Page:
Traditional Muslim dress has been a topic of social debate, but who is it really hurting? (Image via Pixabay)

Denmark has become the latest western country to ban the burqa. But this response is only making things worse, writes Judy Crozier.

I WAS ONCE a community worker on a small housing estate. There was one Muslim family where the father always drove the family van and the woman, when walking outside, was always completely covered, including mesh over the eyes. I found this confronting, but also amusing that it made my usual community worker’s big smile and expansive gestures of greeting fall a little flat. At least, I think it did. I couldn’t tell.

A number of other thoughts occurred to me: That the existence of the veil changes the way you interact with others outside of the home. That far from rendering this woman invisible, it made her all the more obvious — at least, in this community in urban Australia. Though perhaps there was some sense of security in this foreign place in being separated from it and its people by the veil. Of course, it made me wonder at such a degree of faith in a system of beliefs.

But I never assumed there to be more to my own attitude than that of coming across a very different culture. And it never crossed my mind that this woman’s veil should be banned.

Why should it? One thing I was very well aware of, after all, was that this woman was already vulnerable in a society that contrasts dramatically from the one she is used to, and that, in wearing this veil and however assertive she might be at home, she is demonstrating how wary she is of the world. Quod erat demonstrandum. She is vulnerable. Almost by definition, if you think of it, she is self-conscious. Why would I make that worse?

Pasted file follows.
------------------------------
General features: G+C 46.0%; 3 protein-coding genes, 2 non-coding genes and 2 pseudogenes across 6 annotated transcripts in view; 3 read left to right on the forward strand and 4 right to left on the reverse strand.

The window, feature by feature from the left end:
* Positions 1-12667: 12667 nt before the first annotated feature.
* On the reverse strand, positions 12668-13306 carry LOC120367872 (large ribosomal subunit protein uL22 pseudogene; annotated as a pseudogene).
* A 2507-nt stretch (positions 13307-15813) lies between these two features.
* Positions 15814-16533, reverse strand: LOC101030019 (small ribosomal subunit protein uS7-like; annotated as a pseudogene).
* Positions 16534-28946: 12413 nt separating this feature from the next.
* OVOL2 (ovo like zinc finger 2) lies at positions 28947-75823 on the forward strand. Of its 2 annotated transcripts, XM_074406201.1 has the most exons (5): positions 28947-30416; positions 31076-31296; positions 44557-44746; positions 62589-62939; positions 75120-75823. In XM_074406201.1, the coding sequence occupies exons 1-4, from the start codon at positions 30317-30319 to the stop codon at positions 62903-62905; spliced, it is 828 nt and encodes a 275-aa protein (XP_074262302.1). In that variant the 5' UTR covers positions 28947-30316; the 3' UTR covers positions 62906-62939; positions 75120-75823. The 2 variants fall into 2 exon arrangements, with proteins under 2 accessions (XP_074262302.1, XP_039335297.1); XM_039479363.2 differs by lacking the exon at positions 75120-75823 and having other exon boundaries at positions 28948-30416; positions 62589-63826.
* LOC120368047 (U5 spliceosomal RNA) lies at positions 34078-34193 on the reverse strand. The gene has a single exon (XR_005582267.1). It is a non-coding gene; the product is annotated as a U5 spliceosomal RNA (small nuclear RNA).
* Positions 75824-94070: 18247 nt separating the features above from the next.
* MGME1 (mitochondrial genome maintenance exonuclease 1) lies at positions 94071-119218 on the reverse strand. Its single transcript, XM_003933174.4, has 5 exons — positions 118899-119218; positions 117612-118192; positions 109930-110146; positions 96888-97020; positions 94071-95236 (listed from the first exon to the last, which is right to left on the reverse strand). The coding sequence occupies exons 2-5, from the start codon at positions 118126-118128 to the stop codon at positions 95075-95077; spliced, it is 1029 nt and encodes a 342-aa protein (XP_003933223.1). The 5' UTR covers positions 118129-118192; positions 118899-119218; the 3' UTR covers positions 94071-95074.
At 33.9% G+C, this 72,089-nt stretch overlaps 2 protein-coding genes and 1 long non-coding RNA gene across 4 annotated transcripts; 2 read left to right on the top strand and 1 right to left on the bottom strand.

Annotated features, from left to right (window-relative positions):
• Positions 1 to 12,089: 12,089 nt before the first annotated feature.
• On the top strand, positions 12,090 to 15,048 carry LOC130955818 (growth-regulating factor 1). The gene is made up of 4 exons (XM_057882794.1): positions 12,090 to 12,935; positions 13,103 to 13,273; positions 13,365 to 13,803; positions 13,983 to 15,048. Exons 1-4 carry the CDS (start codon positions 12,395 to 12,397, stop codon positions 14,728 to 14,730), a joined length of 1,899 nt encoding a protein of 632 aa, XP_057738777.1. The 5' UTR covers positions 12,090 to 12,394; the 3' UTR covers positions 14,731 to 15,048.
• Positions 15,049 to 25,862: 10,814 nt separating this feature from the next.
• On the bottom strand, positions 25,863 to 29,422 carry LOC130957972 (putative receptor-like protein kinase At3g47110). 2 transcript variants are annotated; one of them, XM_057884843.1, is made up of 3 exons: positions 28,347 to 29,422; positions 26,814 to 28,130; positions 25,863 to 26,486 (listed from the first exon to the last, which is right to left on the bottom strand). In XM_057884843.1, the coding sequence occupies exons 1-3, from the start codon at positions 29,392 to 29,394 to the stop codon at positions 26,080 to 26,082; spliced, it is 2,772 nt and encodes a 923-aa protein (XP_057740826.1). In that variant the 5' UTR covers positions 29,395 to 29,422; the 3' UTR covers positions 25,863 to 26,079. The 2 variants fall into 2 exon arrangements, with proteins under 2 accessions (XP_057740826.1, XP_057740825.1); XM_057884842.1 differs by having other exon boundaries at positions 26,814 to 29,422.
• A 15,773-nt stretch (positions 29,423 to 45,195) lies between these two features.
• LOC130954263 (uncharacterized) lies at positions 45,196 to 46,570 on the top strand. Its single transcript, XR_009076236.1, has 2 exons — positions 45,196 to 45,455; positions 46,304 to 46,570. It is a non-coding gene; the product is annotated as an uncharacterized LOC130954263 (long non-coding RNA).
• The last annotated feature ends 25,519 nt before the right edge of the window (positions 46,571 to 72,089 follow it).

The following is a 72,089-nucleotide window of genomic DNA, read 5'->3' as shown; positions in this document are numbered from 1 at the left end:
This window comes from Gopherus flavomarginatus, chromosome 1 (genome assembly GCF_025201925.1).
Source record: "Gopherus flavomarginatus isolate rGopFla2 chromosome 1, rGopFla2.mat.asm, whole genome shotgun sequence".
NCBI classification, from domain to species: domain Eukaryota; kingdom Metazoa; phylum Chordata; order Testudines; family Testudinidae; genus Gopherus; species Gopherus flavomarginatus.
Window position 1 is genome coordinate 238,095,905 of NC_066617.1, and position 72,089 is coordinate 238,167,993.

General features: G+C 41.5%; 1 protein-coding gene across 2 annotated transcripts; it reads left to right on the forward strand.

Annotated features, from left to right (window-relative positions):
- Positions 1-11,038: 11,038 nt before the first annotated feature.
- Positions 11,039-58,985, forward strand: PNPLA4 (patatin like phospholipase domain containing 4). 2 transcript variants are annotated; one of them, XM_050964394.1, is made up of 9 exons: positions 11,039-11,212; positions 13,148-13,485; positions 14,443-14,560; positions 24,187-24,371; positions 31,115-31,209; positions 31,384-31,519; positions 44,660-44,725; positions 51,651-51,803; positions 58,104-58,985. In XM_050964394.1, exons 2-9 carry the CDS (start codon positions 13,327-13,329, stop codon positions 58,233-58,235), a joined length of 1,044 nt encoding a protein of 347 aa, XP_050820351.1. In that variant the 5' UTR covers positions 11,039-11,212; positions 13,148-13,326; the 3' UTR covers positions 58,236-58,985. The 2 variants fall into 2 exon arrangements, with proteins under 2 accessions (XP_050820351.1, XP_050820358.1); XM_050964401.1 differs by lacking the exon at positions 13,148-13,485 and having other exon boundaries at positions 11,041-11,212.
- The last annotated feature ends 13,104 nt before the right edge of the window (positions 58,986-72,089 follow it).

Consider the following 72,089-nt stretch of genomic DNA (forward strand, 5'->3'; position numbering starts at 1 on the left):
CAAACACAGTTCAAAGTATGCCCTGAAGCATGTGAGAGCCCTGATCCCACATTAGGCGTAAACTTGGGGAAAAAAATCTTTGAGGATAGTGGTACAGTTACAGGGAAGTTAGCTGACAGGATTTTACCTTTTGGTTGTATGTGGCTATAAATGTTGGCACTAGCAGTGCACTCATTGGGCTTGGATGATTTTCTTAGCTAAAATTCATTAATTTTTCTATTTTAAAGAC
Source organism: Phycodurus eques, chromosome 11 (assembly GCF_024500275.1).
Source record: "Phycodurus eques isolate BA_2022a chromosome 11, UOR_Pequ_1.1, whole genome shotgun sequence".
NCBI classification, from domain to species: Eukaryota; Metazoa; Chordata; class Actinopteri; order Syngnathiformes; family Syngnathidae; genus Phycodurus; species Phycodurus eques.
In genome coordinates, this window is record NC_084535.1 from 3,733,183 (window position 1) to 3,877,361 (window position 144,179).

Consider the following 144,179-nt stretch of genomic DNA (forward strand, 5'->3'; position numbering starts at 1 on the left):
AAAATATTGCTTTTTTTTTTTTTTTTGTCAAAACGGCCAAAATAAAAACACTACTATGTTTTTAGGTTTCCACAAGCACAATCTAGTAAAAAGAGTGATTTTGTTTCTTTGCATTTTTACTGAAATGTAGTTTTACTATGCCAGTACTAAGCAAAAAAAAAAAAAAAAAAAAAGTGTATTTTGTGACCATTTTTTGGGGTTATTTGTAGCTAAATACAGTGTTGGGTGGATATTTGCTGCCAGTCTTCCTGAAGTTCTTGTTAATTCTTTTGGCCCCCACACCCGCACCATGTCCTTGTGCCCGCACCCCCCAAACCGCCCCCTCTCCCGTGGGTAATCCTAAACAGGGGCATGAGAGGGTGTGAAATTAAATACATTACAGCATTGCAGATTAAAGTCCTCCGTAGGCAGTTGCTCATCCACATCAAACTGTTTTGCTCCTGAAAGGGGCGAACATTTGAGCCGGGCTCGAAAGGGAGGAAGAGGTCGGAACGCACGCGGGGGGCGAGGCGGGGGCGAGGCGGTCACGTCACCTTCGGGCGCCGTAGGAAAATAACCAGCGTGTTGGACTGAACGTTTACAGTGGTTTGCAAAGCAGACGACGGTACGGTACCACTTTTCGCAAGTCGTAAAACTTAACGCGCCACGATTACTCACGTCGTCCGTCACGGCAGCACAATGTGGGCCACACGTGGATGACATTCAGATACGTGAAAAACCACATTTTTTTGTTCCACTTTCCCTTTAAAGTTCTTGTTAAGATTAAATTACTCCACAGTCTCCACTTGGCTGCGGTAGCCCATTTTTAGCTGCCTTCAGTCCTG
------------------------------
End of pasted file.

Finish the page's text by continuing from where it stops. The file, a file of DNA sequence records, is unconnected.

Yet this issue comes up again and again. European countries are beginning to ban the full veil. It’s hard to fathom why. Do they put the somewhat circular argument that these women are being “forced” to wear the veil and so “we” must force them not to? Isn’t the hypocrisy of this evident? Then there is the original assumption that they are being forced. Some may be, many are not. Many take it up in spite of families who are concerned that they will be marked for attack in our western societies. But in the end this veiling is about these women’s system of beliefs; that’s why they do it.

I wouldn’t wear it myself, but, hey, I defend to the death their right to do so. Really. When we rail against the veil, we are attacking a person's system of beliefs. Do we think we will change those beliefs by shouting, by making illegal what many think of as “modesty”?